English Pre-Raphaelite Painter, 1849-1917
English painter. His father was a minor English painter working in Rome. Waterhouse entered the Royal Academy Schools in London in 1870. He exhibited at the Society of British Artists from 1872 and at the Royal Academy from 1874. From 1877 to the 1880s he regularly travelled abroad, particularly to Italy. In the early 1870s he had produced a few uncharacteristic Orientalist keepsake paintings, but most of his works in this period are scenes from ancient history or classical genre subjects, similar to the work of Lawrence Alma-Tadema (e.g. Consulting the Oracle, c. 1882; London, Tate). However, Waterhouse consistently painted on a larger scale than Alma-Tadema. His brushwork is bolder, his sunlight casts harsher shadows and his history paintings are more dramatic. Related Paintings of John William Waterhouse :. | The flower Stall | A Tale from the Decameron | Saint Cecilia | Sketch fro The Love Philtre | Nymphs finding the Head of Orpheus (mk41) |
Related Artists:Morgenstern, Christian
German painter. After training from 1824 with Siegfried Bendixen (1786-1864) in Hamburg, he studied at the Kunstakademi in Copenhagen in 1827 and made sketching trips to Sweden and Norway. He then settled permanently in Munich. He was influenced in particular by 17th-century Dutch painters, notably Jacob van Ruisdael, the Copenhagen plein-air painters, the emerging Norwegian landscape school and the early Realist painters working in Munich, such as Johann Georg von Dillis. Morgenstern explored objective, pure landscape painting with intimate motifs in such works as Beech-tree Trunks in Fredericksdal near Copenhagen (1828; Hamburg, Ksthalle). He also painted scenes combining closely rendered foreground details with extensive, Robert Cleveley
British, 1747-1809,was an English maritime painter. His father and twin brother (John Cleveley the Elder, c.1712?C1777, and John Cleveley the Younger, 1747?C1786) were also artists, with John the Younger (and possibly Robert too, to judge from his style) gaining some training in watercolours from Paul Sandby, previously a teacher at the Royal Military Academy, Woolwich. John the Elder had tried and failed to make a living in working in a dockyard, and so did Robert, as a caulker. However, mocked by other dockyard workers for wearing gloves whilst working, John did not enjoy his time there, giving it up and in 1770 volunteering for the navy as a clerk. His first service as a clerk was briefly under Captain William Locker (who acted as patron to artists probably known to John the Elder), then soon afterwards under Captain George Vandeput on his voyage in the Asia to the West Indies and North America, during which time Vandeput became a lifelong friend. The Asia returned in 1777, and from then to the end of his life Robert followed a double career as purser on board various ships stationed in the Home Fleet (though most probably exercising his functions through a deputy for some or all of the time) and as a marine painter. This meant he could exhibit his works as "Robert Cleveley of the Royal Navy". First exhibiting at the Royal Academy in 1780, his specialism was naval battles (though he also produced pictures of royal naval occasions, such as his "View of the Fleet at Spithead Saluting George III at his Review in 1793", now at the National Maritime Museum) and many of his works were reproduced as engravings. Like his brother John, he also exploited their brother James' presence as a carpenter on Captain Cook's third voyage to gain access to art produced on the voyage and to produce art to cash in on the popular demand for South Sea images (eg a 1789 print of A view of Botany Bay). He did, however, still make occasional voyages with Vandeput, such as when he served as eassistant to the clerk of the kitchene in the royal entourage when the royal yacht Princess Augusta (under Vandeput) took Prince William Henry, later Duke of Clarence, to Hanover in July and August 1783. Johann Georg Ziesenis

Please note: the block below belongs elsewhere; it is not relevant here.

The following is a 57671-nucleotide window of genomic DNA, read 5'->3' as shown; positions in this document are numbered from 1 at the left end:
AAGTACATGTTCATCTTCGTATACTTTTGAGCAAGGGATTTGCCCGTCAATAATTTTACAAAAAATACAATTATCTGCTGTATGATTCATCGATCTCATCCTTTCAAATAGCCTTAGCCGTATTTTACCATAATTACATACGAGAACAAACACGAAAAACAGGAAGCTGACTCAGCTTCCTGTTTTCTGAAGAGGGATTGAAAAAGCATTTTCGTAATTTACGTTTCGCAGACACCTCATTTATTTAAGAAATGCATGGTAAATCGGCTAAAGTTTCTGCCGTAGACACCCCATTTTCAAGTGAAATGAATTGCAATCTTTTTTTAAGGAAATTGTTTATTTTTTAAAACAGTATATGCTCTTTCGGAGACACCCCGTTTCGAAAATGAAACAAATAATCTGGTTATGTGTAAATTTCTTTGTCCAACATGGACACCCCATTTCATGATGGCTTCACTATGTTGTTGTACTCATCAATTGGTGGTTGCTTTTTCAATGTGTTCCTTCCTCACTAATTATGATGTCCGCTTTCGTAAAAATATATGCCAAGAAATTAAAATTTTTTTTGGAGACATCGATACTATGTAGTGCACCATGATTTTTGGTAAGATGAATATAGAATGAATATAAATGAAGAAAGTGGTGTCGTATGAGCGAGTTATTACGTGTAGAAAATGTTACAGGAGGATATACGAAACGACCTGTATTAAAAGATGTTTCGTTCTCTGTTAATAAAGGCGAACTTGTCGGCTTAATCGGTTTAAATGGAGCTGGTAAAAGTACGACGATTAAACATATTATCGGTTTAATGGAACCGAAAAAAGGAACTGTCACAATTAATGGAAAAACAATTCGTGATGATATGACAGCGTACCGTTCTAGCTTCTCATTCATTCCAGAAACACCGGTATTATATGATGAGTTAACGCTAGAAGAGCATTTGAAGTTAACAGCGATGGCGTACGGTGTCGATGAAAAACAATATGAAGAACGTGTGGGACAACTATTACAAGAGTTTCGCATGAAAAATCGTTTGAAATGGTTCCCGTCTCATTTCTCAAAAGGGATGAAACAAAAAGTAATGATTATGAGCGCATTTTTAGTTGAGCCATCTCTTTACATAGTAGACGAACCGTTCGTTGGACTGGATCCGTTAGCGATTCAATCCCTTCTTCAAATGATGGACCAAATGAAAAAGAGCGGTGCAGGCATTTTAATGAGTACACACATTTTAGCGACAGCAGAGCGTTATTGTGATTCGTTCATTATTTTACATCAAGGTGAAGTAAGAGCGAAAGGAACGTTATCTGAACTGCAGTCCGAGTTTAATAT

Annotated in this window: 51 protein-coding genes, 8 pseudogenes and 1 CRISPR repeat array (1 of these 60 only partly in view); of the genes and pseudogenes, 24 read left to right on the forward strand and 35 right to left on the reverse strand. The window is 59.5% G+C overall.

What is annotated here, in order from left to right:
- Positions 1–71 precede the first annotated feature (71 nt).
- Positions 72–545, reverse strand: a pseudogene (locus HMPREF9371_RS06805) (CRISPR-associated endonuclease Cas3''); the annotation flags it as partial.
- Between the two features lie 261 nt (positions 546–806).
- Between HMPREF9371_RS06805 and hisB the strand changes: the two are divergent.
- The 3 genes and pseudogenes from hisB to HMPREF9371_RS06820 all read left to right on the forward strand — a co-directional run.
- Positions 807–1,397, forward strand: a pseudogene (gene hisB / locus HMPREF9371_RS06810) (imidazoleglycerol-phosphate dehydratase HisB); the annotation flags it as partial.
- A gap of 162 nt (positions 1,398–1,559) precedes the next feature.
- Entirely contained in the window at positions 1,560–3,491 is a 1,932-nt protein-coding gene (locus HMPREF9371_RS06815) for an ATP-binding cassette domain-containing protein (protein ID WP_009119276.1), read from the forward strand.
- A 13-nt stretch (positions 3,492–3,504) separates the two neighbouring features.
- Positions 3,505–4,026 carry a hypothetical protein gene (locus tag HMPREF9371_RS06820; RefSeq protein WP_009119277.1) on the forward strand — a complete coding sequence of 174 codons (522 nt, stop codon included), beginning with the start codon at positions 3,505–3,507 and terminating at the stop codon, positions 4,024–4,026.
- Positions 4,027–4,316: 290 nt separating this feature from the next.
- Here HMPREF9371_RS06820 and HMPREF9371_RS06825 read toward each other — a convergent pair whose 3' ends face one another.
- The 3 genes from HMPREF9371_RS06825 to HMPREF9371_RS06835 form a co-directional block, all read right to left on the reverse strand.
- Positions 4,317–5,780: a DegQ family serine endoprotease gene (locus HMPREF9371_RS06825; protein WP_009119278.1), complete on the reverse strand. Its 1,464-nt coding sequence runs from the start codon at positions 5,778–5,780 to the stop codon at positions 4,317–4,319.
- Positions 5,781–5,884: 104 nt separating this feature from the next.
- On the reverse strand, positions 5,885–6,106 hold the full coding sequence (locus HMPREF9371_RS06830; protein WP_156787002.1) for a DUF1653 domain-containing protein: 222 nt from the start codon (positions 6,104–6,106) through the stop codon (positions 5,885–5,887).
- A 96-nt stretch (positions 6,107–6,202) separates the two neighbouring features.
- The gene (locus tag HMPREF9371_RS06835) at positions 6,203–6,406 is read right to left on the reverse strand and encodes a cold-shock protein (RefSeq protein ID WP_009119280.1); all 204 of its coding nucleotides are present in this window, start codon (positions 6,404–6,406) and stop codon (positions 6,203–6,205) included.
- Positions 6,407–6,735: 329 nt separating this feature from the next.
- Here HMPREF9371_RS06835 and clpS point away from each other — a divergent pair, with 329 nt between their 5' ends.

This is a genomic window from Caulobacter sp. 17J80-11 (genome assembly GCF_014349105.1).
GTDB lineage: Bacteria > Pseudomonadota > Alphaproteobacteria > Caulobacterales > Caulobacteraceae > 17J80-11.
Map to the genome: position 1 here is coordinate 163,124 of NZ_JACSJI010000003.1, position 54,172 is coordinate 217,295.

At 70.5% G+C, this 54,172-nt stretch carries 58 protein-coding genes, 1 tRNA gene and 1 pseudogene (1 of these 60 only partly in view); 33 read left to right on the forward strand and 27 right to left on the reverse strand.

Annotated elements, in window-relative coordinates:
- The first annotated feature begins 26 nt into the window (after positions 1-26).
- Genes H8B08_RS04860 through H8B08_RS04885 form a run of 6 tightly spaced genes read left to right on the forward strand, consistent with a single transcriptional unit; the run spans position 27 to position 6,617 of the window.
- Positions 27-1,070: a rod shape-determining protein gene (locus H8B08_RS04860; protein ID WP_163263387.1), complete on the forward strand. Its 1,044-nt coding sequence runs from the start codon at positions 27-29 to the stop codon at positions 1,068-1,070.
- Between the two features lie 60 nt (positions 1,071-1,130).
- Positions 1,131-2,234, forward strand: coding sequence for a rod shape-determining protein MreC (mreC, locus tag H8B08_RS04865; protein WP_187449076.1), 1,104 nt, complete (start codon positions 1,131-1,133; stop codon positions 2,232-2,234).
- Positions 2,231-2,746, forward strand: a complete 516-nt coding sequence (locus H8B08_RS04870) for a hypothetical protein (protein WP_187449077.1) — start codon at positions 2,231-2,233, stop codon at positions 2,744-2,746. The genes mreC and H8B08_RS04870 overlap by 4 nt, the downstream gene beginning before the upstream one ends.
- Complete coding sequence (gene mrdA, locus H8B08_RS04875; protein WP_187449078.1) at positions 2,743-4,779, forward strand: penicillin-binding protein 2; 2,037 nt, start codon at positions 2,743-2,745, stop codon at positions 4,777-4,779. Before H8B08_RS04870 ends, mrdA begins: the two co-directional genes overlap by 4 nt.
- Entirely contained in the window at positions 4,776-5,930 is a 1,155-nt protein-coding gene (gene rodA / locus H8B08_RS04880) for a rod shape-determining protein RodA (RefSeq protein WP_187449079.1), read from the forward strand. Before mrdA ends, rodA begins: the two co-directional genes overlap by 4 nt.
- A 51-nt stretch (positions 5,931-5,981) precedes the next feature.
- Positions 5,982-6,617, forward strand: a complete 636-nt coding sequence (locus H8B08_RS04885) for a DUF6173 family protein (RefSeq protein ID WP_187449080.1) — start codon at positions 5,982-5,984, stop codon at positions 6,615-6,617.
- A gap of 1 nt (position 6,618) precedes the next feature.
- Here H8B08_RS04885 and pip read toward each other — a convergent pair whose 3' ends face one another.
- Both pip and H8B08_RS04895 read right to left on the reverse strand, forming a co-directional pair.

(b Copenhagen, 1716; d Hannover, 4 March 1776). German painter of Danish birth. He trained with his father, Johann Georg Ziesenis (1681-1748); he became a German citizen in 1743 and subsequently was appointed court painter to Herzog Christian von Pfalz-Zweibrecken in Zweibrecken and, later, Mannheim. In the early 1750s he overcame his technical shortcomings by studying Flemish art, particularly the work of Rubens and van Dyck. He also introduced a new genre, the private court portrait. His portrait of Karl Philipp Theodor, Kurferst von der Pfalz (1757; Munich, Alte Pin.) is original in its intimate view of a nobleman posed at leisure in casual dress, seated in his private study.